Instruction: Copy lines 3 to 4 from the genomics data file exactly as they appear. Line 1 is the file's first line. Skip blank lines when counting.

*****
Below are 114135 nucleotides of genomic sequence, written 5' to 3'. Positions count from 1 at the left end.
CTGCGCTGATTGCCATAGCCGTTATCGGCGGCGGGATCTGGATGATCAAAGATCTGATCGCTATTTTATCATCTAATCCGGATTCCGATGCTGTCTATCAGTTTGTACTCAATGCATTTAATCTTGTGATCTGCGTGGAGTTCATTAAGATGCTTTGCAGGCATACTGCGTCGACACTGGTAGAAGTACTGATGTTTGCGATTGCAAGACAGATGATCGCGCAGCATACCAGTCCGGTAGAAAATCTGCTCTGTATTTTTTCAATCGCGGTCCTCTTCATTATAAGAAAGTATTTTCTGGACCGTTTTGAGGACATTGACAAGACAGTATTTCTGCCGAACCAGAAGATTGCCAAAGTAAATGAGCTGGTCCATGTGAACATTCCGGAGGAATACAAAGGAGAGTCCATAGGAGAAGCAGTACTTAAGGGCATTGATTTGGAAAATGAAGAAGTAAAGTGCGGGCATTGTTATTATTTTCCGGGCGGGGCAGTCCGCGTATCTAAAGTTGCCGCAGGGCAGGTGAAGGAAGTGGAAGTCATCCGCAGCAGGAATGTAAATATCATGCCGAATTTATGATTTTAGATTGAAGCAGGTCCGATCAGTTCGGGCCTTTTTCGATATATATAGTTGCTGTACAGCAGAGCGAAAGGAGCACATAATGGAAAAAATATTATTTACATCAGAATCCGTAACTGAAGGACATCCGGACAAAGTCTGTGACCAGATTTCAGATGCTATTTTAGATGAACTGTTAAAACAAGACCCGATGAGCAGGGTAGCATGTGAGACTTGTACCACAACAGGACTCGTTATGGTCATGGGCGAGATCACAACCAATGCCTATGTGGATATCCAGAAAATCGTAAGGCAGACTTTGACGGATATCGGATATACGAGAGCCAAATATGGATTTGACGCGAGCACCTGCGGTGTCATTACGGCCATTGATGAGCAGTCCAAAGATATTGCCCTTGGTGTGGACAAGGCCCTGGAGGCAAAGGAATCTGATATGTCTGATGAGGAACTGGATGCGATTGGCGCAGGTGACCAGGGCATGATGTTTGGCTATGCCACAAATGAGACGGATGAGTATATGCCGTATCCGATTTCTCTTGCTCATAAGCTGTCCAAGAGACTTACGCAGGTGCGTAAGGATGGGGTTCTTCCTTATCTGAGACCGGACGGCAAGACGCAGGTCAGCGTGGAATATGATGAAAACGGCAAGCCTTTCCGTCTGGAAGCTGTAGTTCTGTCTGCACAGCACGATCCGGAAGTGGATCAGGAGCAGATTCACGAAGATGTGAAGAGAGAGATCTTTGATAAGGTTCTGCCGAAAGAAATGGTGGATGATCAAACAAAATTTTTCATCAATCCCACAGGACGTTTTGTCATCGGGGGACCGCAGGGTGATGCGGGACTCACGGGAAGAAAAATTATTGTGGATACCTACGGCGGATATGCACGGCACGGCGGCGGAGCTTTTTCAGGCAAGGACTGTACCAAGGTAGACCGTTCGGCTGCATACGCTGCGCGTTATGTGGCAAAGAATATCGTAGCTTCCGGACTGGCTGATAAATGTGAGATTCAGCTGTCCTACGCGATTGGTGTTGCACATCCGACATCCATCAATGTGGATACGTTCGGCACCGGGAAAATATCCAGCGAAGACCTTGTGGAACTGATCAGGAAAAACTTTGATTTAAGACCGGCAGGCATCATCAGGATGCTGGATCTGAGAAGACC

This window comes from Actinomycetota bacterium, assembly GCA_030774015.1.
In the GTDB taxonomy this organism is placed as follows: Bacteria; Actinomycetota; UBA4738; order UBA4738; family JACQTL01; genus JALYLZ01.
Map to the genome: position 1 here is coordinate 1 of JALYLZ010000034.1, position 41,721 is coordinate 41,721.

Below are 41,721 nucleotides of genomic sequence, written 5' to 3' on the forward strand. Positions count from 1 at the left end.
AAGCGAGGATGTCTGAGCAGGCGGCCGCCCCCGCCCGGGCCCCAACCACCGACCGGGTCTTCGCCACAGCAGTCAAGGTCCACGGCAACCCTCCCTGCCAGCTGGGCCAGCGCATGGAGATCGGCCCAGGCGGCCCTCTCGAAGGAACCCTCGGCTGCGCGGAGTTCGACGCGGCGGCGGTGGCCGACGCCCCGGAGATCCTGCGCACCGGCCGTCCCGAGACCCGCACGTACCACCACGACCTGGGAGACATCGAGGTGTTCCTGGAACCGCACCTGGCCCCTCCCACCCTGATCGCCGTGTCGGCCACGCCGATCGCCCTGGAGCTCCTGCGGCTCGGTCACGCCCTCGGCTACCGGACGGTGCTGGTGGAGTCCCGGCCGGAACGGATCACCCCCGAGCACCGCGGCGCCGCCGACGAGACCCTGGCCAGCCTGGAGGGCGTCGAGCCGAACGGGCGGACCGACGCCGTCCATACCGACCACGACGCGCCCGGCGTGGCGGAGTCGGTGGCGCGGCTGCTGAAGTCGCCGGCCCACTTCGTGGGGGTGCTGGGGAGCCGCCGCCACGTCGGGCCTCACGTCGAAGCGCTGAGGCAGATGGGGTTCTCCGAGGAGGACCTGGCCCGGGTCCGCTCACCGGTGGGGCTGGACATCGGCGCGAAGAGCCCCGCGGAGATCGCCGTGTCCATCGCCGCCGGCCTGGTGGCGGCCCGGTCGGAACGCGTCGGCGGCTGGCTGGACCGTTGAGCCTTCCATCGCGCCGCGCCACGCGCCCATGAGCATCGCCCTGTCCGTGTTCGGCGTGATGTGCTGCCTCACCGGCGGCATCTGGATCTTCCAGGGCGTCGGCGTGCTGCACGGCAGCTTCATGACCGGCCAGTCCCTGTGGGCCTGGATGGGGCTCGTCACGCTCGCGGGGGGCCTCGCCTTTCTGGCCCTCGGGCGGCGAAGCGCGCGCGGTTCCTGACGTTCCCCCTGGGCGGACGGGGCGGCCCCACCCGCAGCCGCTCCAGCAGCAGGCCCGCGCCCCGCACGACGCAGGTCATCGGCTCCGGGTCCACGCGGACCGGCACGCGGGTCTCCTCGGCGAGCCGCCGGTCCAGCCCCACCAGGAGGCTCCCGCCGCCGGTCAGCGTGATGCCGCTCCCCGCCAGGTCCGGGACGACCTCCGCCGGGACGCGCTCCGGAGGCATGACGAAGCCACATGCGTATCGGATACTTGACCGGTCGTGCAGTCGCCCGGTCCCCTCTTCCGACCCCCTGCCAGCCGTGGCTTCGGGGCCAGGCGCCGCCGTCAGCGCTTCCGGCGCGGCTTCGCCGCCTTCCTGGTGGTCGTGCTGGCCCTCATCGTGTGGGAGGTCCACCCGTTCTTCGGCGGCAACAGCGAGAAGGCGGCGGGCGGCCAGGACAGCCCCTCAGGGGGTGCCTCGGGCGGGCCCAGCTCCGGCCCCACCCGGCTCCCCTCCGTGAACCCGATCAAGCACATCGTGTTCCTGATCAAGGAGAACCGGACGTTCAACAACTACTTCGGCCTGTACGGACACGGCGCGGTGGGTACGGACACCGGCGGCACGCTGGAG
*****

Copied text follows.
This window comes from Actinomycetota bacterium, assembly GCA_030774015.1.
In the GTDB taxonomy this organism is placed as follows: Bacteria; Actinomycetota; UBA4738; order UBA4738; family JACQTL01; genus JALYLZ01.